COVID-19 has swept across the globe since 2019 and repeated waves of infection have been caused by different variants of the original SARS-CoV-2 (wild type), with the Omicron and Delta variants having dominated recently. Vaccination is among the most important measures in the absence of widespread use of antivirals for prevention of morbidity and mortality. Inactivated virus vaccine has been abundantly used in many countries as the primary two-dose regimen. We aim to study the safety and immunogenicity of CoronaVac (three-dose inactivated virus vaccine) and the BNT162b2 (two-dose inactivated virus vaccine followed by an mRNA vaccine) booster. Both CoronaVac and BNT162b2 boosters are generally safe and have good immunogenicity against the wild type SARS-CoV-2 and the Delta variant with the majority having neutralizing antibodies (NAb) on day 30 and day 90. However, the BNT162b2 booster is associated with a much higher proportion of positive NAb against the Omicron variant. Only 8% of day 30 and day 90 samples post CoronaVac booster have NAb against the Omicron variant. In addition, more BNT162b2 booster recipients are having positive T-cell responses using interferon gamma release assay. In places using inactivated virus vaccine as the primary two-dose scheme, the heterologous mRNA vaccine booster is safe and more immunogenic against the Omicron variant and should be considered as a preferred option during the current outbreak.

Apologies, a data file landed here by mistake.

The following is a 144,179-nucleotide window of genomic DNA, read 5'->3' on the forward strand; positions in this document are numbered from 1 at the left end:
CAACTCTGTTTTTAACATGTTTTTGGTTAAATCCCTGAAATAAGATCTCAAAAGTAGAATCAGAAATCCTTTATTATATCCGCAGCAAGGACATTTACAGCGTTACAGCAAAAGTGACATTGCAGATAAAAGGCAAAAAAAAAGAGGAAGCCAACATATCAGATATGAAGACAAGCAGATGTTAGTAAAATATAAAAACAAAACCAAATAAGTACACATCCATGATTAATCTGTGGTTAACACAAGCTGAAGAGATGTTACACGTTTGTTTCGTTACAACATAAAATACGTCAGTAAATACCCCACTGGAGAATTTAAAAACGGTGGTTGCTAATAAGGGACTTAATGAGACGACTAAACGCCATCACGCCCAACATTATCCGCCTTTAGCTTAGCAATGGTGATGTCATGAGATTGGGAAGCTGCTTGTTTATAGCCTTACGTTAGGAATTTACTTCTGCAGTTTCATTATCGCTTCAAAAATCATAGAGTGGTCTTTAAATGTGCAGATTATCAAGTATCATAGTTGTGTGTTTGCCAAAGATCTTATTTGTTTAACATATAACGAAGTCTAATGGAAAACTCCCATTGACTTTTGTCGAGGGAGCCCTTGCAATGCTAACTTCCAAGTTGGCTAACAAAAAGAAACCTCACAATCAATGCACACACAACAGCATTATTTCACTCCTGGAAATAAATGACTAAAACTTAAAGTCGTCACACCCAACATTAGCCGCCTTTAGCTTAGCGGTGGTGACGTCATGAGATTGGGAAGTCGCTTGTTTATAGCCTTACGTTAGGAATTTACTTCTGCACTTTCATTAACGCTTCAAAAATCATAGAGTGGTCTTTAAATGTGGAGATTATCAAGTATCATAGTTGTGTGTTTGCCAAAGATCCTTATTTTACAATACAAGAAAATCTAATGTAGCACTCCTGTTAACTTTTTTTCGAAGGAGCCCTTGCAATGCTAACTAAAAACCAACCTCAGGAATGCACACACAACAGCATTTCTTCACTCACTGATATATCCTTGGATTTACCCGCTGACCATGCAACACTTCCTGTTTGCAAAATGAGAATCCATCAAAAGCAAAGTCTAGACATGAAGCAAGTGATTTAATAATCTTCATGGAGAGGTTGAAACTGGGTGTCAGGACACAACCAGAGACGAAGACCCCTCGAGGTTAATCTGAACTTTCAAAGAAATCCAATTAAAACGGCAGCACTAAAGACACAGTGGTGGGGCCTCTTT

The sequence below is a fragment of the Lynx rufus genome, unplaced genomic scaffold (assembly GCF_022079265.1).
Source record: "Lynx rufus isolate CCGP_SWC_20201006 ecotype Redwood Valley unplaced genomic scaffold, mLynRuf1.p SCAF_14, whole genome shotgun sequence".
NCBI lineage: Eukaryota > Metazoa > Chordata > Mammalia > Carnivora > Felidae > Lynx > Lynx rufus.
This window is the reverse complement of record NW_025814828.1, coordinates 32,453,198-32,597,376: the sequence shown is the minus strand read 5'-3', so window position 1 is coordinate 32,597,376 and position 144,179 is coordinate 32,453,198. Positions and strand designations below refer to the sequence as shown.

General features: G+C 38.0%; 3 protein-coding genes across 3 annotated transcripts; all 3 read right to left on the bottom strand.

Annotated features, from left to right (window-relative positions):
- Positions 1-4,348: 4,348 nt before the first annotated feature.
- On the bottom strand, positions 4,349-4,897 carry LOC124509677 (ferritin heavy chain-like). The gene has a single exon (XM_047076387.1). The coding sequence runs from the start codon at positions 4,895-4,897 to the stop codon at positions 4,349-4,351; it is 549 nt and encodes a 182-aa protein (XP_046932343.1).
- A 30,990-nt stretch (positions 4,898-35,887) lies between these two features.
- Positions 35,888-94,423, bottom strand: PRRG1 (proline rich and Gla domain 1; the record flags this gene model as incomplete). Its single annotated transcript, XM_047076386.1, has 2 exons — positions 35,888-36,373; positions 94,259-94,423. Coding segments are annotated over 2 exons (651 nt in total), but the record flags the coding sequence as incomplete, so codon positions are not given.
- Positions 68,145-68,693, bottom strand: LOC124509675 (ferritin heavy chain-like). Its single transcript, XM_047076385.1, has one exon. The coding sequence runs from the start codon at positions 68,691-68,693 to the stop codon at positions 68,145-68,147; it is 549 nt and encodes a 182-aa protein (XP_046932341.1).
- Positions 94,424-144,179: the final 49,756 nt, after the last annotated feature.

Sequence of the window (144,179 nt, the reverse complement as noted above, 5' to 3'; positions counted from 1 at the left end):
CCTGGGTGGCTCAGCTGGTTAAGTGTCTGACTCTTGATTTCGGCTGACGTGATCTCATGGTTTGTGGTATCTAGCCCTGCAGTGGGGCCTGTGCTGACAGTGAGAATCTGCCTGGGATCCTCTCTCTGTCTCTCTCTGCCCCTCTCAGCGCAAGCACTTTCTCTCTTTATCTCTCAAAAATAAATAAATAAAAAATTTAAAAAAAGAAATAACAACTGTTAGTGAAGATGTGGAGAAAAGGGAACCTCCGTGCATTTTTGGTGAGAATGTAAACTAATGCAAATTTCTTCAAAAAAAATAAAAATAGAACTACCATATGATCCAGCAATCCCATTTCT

Keywords: COVID-19; booster; heterologous vaccination; inactivated virus vaccine; mRNA vaccine; neutralizing antibody; variants.